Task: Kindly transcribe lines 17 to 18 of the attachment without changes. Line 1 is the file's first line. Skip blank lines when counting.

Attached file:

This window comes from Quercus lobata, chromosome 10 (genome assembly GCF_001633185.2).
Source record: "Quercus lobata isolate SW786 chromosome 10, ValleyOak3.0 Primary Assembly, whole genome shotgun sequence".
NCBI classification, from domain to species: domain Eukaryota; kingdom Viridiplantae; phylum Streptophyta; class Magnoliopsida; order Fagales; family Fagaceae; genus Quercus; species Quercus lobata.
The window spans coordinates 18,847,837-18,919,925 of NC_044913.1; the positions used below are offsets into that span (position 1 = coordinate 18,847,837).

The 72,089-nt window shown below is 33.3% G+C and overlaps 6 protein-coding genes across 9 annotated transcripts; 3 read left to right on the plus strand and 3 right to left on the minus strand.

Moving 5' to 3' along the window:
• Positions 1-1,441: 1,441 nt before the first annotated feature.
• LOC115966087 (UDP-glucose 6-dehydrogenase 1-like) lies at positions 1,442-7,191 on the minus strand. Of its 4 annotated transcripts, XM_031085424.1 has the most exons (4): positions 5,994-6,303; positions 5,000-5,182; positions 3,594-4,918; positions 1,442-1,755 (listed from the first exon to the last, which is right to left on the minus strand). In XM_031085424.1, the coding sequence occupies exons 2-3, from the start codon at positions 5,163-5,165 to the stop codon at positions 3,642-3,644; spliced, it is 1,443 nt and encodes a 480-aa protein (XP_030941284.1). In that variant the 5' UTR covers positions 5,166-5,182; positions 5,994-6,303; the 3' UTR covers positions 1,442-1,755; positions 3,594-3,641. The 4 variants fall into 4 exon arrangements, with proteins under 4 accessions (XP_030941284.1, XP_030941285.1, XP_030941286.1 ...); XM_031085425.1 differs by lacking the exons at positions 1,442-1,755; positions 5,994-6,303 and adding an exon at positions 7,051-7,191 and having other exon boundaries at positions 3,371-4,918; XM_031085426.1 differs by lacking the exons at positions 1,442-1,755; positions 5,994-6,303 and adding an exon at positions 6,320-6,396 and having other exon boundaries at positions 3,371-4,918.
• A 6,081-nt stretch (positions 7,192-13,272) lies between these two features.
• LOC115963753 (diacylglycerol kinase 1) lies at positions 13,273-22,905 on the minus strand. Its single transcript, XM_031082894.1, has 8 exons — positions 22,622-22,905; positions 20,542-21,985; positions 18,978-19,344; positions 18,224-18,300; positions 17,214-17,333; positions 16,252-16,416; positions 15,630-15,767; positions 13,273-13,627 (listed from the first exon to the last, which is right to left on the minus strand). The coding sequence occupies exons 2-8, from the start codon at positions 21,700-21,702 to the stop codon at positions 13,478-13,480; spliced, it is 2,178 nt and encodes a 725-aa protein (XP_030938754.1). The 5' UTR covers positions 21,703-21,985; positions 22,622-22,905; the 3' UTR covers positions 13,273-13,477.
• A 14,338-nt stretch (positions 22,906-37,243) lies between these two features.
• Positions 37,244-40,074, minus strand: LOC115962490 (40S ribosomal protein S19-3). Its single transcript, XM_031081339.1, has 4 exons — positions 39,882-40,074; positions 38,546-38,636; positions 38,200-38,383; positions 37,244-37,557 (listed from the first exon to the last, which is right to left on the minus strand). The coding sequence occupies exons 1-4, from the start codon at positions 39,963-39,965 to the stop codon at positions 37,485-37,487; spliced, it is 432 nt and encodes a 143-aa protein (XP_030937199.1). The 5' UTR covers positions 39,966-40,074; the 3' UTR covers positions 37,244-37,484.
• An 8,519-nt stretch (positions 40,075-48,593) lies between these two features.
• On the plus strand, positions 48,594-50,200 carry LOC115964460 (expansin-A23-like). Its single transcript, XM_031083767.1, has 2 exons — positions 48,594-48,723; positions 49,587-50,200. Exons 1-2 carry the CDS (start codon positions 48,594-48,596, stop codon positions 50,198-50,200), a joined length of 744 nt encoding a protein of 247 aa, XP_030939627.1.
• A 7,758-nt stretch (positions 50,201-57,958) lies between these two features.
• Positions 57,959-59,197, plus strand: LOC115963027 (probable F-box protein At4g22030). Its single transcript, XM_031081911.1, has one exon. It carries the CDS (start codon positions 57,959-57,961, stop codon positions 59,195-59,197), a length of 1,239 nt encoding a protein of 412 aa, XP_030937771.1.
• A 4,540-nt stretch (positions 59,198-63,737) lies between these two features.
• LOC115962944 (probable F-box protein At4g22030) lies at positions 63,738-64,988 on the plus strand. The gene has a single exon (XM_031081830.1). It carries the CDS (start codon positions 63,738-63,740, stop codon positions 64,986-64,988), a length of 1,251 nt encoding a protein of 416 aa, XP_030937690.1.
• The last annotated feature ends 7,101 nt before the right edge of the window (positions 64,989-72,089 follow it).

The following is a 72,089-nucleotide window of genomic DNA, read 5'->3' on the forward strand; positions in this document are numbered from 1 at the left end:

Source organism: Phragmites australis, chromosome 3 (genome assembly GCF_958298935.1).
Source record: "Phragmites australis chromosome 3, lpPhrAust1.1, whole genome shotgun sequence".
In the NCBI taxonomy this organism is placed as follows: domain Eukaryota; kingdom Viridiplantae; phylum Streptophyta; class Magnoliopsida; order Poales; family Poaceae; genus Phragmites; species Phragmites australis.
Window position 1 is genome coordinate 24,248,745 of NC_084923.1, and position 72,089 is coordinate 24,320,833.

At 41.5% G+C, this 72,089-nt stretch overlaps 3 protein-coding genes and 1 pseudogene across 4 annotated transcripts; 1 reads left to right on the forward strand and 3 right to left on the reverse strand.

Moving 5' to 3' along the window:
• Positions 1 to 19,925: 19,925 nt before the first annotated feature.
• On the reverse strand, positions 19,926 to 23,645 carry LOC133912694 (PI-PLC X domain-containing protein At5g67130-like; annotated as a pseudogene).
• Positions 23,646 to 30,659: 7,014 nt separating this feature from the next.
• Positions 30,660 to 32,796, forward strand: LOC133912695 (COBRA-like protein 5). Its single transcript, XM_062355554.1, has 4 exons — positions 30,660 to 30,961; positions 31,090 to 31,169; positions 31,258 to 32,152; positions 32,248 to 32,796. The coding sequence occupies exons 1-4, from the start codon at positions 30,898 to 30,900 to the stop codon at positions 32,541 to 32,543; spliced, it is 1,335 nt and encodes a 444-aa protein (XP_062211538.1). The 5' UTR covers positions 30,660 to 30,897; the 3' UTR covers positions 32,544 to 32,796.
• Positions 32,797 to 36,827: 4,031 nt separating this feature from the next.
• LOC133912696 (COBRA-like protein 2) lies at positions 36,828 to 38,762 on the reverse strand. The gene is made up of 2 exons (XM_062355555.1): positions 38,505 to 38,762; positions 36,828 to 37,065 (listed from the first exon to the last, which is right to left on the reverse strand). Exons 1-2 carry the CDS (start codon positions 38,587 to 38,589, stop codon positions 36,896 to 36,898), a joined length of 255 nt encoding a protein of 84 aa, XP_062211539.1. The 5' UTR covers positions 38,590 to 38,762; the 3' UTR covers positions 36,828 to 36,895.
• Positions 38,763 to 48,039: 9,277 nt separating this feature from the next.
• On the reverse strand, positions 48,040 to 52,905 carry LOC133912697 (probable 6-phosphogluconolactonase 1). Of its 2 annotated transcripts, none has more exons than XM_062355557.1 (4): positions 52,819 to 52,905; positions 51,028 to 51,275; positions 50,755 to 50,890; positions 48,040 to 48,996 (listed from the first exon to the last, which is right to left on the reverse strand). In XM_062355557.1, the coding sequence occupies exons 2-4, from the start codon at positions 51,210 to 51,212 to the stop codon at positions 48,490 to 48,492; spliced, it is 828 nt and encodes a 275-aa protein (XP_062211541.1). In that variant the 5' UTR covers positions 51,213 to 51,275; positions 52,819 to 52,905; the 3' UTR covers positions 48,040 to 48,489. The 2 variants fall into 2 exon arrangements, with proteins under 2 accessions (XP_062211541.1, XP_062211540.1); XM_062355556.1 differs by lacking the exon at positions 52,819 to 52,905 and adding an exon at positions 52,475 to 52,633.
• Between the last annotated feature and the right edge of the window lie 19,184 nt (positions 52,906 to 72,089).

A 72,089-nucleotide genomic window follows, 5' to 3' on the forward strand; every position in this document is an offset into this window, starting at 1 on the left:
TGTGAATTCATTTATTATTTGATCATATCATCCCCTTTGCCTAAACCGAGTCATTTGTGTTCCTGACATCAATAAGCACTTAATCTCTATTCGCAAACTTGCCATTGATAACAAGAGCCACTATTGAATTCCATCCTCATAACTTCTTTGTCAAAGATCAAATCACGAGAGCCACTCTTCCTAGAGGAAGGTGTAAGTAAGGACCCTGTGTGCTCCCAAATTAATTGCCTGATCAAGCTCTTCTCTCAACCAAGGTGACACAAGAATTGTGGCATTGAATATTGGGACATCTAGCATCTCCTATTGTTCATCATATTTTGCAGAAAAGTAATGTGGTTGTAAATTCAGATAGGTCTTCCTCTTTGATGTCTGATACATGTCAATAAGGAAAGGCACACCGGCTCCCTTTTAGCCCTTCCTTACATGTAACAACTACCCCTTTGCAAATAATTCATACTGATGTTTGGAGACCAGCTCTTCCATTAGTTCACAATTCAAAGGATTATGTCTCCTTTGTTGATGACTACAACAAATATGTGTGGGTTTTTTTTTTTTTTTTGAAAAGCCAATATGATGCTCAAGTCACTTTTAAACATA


• A 4,540-nt stretch (positions 59,198-63,737) lies between these two features.
• LOC115962944 (probable F-box protein At4g22030) lies at positions 63,738-64,988 on the plus strand. The gene has a single exon (XM_031081830.1). It carries the CDS (start codon positions 63,738-63,740, stop codon positions 64,986-64,988), a length of 1,251 nt encoding a protein of 416 aa, XP_030937690.1.